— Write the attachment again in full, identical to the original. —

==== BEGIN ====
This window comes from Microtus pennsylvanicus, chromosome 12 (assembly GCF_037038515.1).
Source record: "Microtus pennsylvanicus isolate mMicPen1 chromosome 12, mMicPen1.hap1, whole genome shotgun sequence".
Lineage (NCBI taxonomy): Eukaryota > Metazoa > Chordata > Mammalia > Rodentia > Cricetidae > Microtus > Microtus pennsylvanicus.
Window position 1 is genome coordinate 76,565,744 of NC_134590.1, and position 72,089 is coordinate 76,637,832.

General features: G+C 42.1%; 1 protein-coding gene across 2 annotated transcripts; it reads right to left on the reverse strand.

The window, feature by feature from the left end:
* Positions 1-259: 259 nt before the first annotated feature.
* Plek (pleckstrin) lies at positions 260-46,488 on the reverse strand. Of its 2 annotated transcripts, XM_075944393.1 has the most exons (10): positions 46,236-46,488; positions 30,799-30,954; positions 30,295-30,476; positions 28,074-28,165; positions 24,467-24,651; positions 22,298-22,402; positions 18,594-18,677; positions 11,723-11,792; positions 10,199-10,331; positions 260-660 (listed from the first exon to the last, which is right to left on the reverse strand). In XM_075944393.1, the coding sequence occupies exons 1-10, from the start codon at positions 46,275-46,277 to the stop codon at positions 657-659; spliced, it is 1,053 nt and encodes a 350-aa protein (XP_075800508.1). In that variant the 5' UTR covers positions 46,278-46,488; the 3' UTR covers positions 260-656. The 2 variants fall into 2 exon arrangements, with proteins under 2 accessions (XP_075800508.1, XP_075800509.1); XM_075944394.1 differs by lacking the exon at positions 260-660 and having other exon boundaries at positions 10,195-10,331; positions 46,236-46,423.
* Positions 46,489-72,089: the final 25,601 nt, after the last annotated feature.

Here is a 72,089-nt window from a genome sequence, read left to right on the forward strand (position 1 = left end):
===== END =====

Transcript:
This window comes from Microtus pennsylvanicus, chromosome 12 (assembly GCF_037038515.1).
Source record: "Microtus pennsylvanicus isolate mMicPen1 chromosome 12, mMicPen1.hap1, whole genome shotgun sequence".
Lineage (NCBI taxonomy): Eukaryota > Metazoa > Chordata > Mammalia > Rodentia > Cricetidae > Microtus > Microtus pennsylvanicus.
Window position 1 is genome coordinate 76,565,744 of NC_134590.1, and position 72,089 is coordinate 76,637,832.

General features: G+C 42.1%; 1 protein-coding gene across 2 annotated transcripts; it reads right to left on the reverse strand.

The window, feature by feature from the left end:
* Positions 1-259: 259 nt before the first annotated feature.
* Plek (pleckstrin) lies at positions 260-46,488 on the reverse strand. Of its 2 annotated transcripts, XM_075944393.1 has the most exons (10): positions 46,236-46,488; positions 30,799-30,954; positions 30,295-30,476; positions 28,074-28,165; positions 24,467-24,651; positions 22,298-22,402; positions 18,594-18,677; positions 11,723-11,792; positions 10,199-10,331; positions 260-660 (listed from the first exon to the last, which is right to left on the reverse strand). In XM_075944393.1, the coding sequence occupies exons 1-10, from the start codon at positions 46,275-46,277 to the stop codon at positions 657-659; spliced, it is 1,053 nt and encodes a 350-aa protein (XP_075800508.1). In that variant the 5' UTR covers positions 46,278-46,488; the 3' UTR covers positions 260-656. The 2 variants fall into 2 exon arrangements, with proteins under 2 accessions (XP_075800508.1, XP_075800509.1); XM_075944394.1 differs by lacking the exon at positions 260-660 and having other exon boundaries at positions 10,195-10,331; positions 46,236-46,423.
* Positions 46,489-72,089: the final 25,601 nt, after the last annotated feature.

Here is a 72,089-nt window from a genome sequence, read left to right on the forward strand (position 1 = left end):